I have less than two months left in Kenya, and it's interesting now to look back on the year in retrospect. I've seen a lot of change and progress taking place. At work, I feel like I have accomplished good things, especially building and improving my organization's website (check it out: www.oaic.org). I've also gained confidence in everyday tasks... like cooking/cleaning for myself. And killing cockroaches. Seriously. Creepy crawlies including ants, cockroaches, and slugs have been a significant part of my living experience in Kenya.

Assertiveness is another quality I've picked up while living in Nairobi. Simple activities like boarding a bus or 'matatu' require a level of pushiness that never existed in me before. I've also improved my bargaining tactics, though I always hate doing it. I've had psycho shopkeepers literally yell in my face when I stick to the price I know is reasonable.

I wonder how the transition to life back in St. Paul, Minnesota will be when I arrive home in August. From my past travels I know that the culture shock upon re-entry can be worse than when you first arrive in a new place. Hopefully I'll be able to maintain the personal growth I've experienced in my year abroad. But I'm talking about growth in a conceptual way. When I get home, the first item on my agenda will be a hair cut!

Wednesday, May 26, 2010

Mara in the Mara

Often when I introduce myself in Kenya, people ask me how I got my name. 'Mara' is a common word in many of the country's languages. It is also the name of a river that flows through Kenya and Tanzania, and the namesake of the popular Maasai Mara reserve. I just had the chance to visit the Maasai Mara, so now I can finally tell people that when they ask me about my name!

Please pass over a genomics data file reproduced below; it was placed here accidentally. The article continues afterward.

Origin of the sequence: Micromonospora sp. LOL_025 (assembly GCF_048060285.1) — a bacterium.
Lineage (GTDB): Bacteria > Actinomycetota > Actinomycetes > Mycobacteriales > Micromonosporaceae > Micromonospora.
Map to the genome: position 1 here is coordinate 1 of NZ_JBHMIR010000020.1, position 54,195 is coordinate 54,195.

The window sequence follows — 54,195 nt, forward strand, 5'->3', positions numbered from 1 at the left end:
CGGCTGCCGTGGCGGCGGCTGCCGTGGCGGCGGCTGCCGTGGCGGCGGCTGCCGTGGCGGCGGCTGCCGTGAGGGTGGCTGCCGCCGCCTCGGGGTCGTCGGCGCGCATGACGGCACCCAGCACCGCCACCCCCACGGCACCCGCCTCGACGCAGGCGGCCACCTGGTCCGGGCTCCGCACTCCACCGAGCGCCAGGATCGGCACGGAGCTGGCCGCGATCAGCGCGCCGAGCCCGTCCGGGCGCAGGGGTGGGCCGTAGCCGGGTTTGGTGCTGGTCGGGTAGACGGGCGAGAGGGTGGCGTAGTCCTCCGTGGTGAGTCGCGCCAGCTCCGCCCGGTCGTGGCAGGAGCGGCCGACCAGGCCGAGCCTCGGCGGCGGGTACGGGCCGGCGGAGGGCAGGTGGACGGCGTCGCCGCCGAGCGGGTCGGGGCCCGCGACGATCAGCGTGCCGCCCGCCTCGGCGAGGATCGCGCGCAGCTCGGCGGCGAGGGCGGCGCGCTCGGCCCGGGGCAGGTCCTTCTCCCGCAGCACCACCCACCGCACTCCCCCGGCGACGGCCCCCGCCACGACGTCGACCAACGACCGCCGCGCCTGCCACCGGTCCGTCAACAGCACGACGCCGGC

My parents just came to visit me for ten days, arriving in Nairobi on the 11th of May. I loved showing them around the city, and introducing them to my friends and colleagues. One highlight was when we visited a friend of mine from OAIC who lives with his family in Kibera, one of Africa's largest slums. I had been to Kibera once before, accompanying a social worker to do home visits to women in her support group. Yet it was an entirely different experience to visit someone I know very well, and the hospitality his family showed us (as well as the huge meal that they prepared) was very touching.

We also visited Nairobi's Giraffe Centre where we fed the giraffes, and it was amazing to see the beautiful animals up close and personal after having only seen them behind fences in zoos or in photographs. While in Nairobi we had several meals around town, both in people's homes and at restaurants, and of course had to visit a number of museums like many tourists do.

With Daniel in Kibera slum, Nairobi

Giraffe Centre, Nairobi

A few days after my parents arrived, we left Nairobi and headed southwest for the Maasai Mara! We flew there, which in itself was a new experience. Our plane was a ten passenger propeller plane with one pilot and no crew members. Thankfully it was a smooth flight, even when we landed at our safari lodge's dirt airstrip in the middle of an open field.

My parents and I stayed at a tented camp/lodge called "Kichwa Tembo" (meaning Elephant's Head in Kiswahili.) During our time there, we enjoyed the luxurious accommodations that included delicious food and comfortable safari "tent" rooms. Since arriving here last September, I have not really experienced the luxurious side of the country. Yet during our safari, I decided to just enjoy this different experience of Kenya for our two night stay.

We had an excellent guide named Sophie, who was one of only four female park guides in the entire Maasai Mara reserve. With her help we saw all of the so-called 'Big 5' (lion, leopard, cape buffalo, black rhino, and elephant) as well as many others.

Cheetah mother with 3 cubs

Sophie driving us through a pond that was blocking our path

Elephant herd with tiny baby

A stork eating a frog

Maasai Giraffe

The breathtakingly beautiful animals and landscape of the Maasai Mara really made it clear to me why tourists from around the world flock to the place in droves. The majority of people working in camps like "Kichwa Tembo" are Maasai, and they depend upon the tourism for their livelihoods. Unfortunately the recent post election violence in Kenya combined with the world-wide economic down-turn has severely impacted the tourism industry in Kenya, and the Maasai Mara was no exception. Things are looking up again now that more tourists feel safe and enthusiastic about coming to Kenya. Yet I question exactly how much of the revenue from Kenya's tourism goes to local communities, or whether it just falls into the hands of the fortunate few. Maybe this is my Anthropology of Tourism course background speaking, but it is an important question to ask all the same.